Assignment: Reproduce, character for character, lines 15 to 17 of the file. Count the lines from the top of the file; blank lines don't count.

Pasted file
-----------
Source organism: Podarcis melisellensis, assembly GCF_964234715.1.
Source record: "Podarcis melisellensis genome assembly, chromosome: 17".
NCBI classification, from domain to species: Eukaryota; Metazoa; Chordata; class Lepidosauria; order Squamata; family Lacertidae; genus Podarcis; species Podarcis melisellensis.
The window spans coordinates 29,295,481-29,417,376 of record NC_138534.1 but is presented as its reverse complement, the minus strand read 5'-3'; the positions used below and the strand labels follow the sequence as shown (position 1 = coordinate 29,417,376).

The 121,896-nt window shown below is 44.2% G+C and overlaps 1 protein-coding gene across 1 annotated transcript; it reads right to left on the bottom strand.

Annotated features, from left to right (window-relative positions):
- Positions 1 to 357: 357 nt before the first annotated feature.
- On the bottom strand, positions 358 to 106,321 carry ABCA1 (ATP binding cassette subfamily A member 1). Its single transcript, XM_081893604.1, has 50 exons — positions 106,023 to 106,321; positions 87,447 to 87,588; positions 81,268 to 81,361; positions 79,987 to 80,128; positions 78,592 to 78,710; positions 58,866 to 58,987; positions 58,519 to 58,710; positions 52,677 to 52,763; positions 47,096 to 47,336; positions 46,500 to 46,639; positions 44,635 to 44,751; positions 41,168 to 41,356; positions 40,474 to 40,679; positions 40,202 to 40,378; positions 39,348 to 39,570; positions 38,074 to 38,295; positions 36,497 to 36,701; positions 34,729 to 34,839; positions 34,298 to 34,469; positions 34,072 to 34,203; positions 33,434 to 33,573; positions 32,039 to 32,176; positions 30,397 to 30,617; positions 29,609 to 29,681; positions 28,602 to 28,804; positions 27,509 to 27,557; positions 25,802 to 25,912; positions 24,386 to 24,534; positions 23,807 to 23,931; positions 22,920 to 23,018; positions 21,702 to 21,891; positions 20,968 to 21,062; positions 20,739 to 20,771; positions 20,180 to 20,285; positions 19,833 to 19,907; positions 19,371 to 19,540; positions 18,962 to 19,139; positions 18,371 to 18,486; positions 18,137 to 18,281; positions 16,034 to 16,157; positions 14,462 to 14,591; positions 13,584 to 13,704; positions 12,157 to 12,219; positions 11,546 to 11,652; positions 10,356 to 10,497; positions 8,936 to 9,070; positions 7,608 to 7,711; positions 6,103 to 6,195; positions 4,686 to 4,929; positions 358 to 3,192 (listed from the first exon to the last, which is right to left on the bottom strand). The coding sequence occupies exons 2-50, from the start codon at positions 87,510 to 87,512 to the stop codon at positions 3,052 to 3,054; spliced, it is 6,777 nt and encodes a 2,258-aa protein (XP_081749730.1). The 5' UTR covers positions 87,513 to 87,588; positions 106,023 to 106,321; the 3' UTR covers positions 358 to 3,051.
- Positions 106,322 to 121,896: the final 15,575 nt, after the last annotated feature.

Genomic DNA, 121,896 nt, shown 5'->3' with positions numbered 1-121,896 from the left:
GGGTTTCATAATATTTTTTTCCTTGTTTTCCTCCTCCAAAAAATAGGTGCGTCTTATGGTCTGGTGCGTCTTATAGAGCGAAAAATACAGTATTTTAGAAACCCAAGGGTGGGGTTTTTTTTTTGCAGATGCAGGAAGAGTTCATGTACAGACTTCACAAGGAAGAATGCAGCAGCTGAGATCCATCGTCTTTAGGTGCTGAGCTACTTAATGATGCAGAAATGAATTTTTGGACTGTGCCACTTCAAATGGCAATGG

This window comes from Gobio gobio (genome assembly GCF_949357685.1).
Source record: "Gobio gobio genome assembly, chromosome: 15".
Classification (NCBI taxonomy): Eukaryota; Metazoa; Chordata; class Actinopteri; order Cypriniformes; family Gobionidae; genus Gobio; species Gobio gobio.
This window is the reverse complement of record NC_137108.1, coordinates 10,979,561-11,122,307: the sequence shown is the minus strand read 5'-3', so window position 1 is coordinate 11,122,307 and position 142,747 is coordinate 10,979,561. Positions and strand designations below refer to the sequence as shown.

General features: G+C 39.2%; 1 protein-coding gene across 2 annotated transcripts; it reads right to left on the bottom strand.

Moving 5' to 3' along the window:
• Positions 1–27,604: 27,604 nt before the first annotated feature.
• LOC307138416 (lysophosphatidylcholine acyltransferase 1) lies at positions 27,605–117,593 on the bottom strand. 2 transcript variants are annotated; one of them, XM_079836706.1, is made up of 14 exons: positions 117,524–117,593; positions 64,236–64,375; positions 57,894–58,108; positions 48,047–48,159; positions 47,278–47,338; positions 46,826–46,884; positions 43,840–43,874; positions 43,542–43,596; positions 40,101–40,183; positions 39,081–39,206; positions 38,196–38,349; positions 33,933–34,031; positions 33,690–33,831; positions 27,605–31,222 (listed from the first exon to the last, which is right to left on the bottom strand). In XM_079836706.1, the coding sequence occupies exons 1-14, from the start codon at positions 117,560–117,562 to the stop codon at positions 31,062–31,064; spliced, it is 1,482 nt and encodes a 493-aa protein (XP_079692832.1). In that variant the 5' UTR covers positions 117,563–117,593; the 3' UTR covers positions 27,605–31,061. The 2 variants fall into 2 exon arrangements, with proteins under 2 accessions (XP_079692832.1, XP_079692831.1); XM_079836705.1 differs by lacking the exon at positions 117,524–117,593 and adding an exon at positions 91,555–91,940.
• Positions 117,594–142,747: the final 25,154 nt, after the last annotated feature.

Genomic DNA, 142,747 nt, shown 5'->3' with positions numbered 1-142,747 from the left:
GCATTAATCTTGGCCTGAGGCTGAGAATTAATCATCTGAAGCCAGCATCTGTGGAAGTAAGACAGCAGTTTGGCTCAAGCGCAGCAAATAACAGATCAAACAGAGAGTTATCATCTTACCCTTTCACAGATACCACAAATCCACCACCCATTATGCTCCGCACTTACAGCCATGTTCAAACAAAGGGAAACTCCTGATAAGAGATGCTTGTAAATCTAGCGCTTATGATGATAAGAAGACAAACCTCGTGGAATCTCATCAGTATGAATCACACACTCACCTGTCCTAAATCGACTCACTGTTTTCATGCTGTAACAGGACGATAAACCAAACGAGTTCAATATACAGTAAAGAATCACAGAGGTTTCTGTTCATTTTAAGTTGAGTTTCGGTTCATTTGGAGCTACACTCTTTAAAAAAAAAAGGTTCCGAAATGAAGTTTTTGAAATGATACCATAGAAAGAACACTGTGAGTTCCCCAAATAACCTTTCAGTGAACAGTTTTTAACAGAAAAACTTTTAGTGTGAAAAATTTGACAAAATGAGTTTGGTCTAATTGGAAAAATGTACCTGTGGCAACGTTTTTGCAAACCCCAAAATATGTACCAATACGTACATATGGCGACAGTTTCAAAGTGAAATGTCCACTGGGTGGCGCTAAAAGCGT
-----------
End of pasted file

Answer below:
This window is the reverse complement of record NC_137108.1, coordinates 10,979,561-11,122,307: the sequence shown is the minus strand read 5'-3', so window position 1 is coordinate 11,122,307 and position 142,747 is coordinate 10,979,561. Positions and strand designations below refer to the sequence as shown.

General features: G+C 39.2%; 1 protein-coding gene across 2 annotated transcripts; it reads right to left on the bottom strand.

Moving 5' to 3' along the window: